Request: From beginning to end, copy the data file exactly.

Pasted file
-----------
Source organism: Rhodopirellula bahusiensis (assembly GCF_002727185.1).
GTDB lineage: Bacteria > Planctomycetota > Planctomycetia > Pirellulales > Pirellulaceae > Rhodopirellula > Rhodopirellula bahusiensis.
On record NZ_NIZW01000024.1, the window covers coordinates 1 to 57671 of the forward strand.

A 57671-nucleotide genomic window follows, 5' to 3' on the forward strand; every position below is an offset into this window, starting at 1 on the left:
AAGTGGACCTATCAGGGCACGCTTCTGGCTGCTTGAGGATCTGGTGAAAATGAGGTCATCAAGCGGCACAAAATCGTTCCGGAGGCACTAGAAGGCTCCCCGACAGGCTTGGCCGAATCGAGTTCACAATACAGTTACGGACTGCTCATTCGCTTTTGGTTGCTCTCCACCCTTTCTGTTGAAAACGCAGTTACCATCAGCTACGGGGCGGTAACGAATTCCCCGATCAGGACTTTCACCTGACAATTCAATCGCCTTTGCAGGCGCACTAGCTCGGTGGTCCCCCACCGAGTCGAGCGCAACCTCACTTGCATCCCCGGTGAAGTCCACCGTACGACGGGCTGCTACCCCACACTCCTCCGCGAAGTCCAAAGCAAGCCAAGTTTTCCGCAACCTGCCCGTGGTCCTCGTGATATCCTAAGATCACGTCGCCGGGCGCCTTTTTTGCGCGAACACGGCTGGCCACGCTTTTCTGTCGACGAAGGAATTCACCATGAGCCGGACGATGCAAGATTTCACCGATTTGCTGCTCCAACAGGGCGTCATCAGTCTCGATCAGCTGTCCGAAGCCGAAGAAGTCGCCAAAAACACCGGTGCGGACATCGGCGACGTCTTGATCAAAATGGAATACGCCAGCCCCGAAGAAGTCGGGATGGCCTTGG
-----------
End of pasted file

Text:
Source organism: Rhodopirellula bahusiensis (assembly GCF_002727185.1).
GTDB lineage: Bacteria > Planctomycetota > Planctomycetia > Pirellulales > Pirellulaceae > Rhodopirellula > Rhodopirellula bahusiensis.
On record NZ_NIZW01000024.1, the window covers coordinates 1 to 57671 of the forward strand.

A 57671-nucleotide genomic window follows, 5' to 3' on the forward strand; every position below is an offset into this window, starting at 1 on the left:
AAGTGGACCTATCAGGGCACGCTTCTGGCTGCTTGAGGATCTGGTGAAAATGAGGTCATCAAGCGGCACAAAATCGTTCCGGAGGCACTAGAAGGCTCCCCGACAGGCTTGGCCGAATCGAGTTCACAATACAGTTACGGACTGCTCATTCGCTTTTGGTTGCTCTCCACCCTTTCTGTTGAAAACGCAGTTACCATCAGCTACGGGGCGGTAACGAATTCCCCGATCAGGACTTTCACCTGACAATTCAATCGCCTTTGCAGGCGCACTAGCTCGGTGGTCCCCCACCGAGTCGAGCGCAACCTCACTTGCATCCCCGGTGAAGTCCACCGTACGACGGGCTGCTACCCCACACTCCTCCGCGAAGTCCAAAGCAAGCCAAGTTTTCCGCAACCTGCCCGTGGTCCTCGTGATATCCTAAGATCACGTCGCCGGGCGCCTTTTTTGCGCGAACACGGCTGGCCACGCTTTTCTGTCGACGAAGGAATTCACCATGAGCCGGACGATGCAAGATTTCACCGATTTGCTGCTCCAACAGGGCGTCATCAGTCTCGATCAGCTGTCCGAAGCCGAAGAAGTCGCCAAAAACACCGGTGCGGACATCGGCGACGTCTTGATCAAAATGGAATACGCCAGCCCCGAAGAAGTCGGGATGGCCTTGG